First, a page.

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Public Radio's Environmental News Magazine (follow us on Google News)

Speaking of Sharks

Air Date: Week of
(Photo: FlickrCC/Carl N San Diego)

Sharks hold a special, dark corner in the English language. We’ve maligned this apex predator into all sorts of monstrous metaphors, but what do the sharks in water have in common with the sharks in speech? Living on Earth’s Ike Sriskandarajah compares the shark science with the sayings.


CURWOOD: Every year, around this time, we're reminded... to stay out of the water:

[SHARK WEEK AD CLIP: Shark, shark shark.... No, sorry, shark week, shark week!]

(Photo: FlickrCC/Carl N San Diego)

CURWOOD: For the past 25 years, the Discovery Channel has paid homage to that most fearsome of apex aquatic predators: the shark. But for centuries, sharks have captured our imagination... and our language.

Perhaps more than any other animal, we use sharks in common expressions and metaphors. Living on Earth's Ike Sriskandarajah separates the sayings from the science of sharks.

Shark Week has become something of a national holiday.

SRISKANDARAJAH: We use animals as metaphors all the time. Lambs are gentle, bees are busy and sharks... well, sharks mean a lot of things.

MCKEAN: Obviously, we wouldn't have nearly 25 years of Shark Week if they weren't so gripping and hard to tear your eyes away from.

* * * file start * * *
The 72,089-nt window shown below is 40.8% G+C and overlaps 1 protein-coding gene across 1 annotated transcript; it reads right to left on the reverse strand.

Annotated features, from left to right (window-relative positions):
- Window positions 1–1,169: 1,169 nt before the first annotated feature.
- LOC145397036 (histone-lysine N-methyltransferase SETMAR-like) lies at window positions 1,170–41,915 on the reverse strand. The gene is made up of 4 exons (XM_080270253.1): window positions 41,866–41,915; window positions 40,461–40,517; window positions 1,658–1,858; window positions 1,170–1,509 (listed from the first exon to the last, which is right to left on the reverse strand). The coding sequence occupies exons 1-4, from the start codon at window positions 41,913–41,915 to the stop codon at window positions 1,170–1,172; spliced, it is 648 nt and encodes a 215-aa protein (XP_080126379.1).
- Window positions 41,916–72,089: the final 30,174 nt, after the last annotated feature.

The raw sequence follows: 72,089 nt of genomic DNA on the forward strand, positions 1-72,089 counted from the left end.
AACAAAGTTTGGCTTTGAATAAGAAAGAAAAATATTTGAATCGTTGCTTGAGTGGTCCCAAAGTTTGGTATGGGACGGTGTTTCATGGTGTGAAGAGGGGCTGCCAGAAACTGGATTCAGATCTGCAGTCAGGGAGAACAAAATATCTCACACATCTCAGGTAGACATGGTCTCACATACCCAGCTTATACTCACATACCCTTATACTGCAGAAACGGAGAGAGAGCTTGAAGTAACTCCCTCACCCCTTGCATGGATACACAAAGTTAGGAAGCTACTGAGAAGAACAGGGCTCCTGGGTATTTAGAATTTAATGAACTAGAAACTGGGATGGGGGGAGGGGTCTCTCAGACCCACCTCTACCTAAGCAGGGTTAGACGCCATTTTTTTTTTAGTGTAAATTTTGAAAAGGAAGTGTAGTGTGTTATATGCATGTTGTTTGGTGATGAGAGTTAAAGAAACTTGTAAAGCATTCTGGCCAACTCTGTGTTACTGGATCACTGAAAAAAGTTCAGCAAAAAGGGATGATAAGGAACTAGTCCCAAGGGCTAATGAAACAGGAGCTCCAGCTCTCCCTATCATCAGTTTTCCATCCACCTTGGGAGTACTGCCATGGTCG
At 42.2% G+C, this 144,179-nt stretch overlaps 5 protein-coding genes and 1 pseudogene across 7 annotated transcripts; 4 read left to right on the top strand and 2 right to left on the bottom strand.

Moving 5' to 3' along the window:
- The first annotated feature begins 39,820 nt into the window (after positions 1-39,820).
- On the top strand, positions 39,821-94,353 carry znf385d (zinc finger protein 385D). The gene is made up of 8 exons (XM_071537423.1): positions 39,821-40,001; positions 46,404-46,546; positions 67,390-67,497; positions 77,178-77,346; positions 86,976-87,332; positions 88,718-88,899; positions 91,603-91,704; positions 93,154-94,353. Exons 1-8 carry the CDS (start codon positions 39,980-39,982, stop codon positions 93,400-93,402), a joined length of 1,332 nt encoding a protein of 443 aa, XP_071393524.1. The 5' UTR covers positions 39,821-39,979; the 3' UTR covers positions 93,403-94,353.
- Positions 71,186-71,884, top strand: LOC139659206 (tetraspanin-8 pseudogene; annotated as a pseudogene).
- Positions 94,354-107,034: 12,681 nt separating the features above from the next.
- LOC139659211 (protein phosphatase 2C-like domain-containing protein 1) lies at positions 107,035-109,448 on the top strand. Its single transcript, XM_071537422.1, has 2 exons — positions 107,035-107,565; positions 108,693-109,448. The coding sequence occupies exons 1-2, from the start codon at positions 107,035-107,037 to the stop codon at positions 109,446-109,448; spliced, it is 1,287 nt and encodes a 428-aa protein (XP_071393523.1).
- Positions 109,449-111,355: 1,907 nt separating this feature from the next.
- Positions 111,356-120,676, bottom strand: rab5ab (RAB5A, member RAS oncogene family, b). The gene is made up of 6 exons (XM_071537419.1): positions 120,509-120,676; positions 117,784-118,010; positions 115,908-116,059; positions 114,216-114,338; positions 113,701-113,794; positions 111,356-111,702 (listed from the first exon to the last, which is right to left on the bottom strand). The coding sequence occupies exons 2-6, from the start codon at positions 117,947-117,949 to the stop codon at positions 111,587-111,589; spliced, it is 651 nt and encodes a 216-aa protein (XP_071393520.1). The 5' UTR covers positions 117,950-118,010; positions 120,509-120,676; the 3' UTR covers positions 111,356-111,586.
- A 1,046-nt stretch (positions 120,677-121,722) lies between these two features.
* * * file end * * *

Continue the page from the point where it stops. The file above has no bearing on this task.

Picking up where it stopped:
The great white. (Photo: Wikimedia)

SRISKANDARAJAH: Erin McKean is here to help us understand how we use sharks in language. She's the founder of Wordnik, a large online dictionary and is a language expert.

MCKEAN: Lexicographer is the generic term.

SRISKANDARAJAH: And to tell us if our sayings have anything to do with the real life kings of the ocean, is a man who lives every week like it's shark week.

GRUBER: Yes, and I must tell you that I was on the very first one. They sent a group down to our research vessel and did the first shark week interview with us.

(Photo: FlickrCC/Michael of Scott)

SRISKANDARAJAH: Samuel Gruber, better known as Doc, was on the cutting edge of shark research back then. He now runs the shark lab at the University of Miami. We gave a list of shark inspired phrases to our two experts. First up: "sharkskin." A shiny fabric that mimics the gray sheen reflecting off a shark, used to make suits.

MCKEAN: When they first came out, of course, they were very fancy and because they were very fancy and then because they were very fancy they got knocked off in cheap materials extremely quickly.

SRISKANDARAJAH: A sharkskin suit became associated with a man who's dressed a little too slick to be trusted.

Sharks’ need for constant motion has drawn much comparison, but is a misconception. Many sharks can remain motionless.

MCKEAN: A low rent mobster in a sharkskin suit. Unless you're extremely odd, the fabric itself is not real sharkskin.

GRUBER: The first thing about sharkskin is it's an amazing structure. It's an armor plating of tiny little teeth.

SRISKANDARAJAH: "Dermal denticles"--- these tiny teeth let sharks swim faster and quieter. Though few people are cloaking themselves in real sharkskin, the material has been used all over the world.

GRUBER: They used to make gloves out of them. They would use the gloves as sandpaper to make fine furniture, and they also used the gloves to make billiard balls round.

“Card sharks” prey on rich flounders.

SRISKANDARAJAH: Which brings us to our next phrases.


SRISKANDARAJAH: The pool shark, the loan shark, and the card shark.

MOVIE CLIP ROUNDERS: The game in question is no limit Texas hold'em, the stakes attract rich flounders, and they in turn attract the sharks.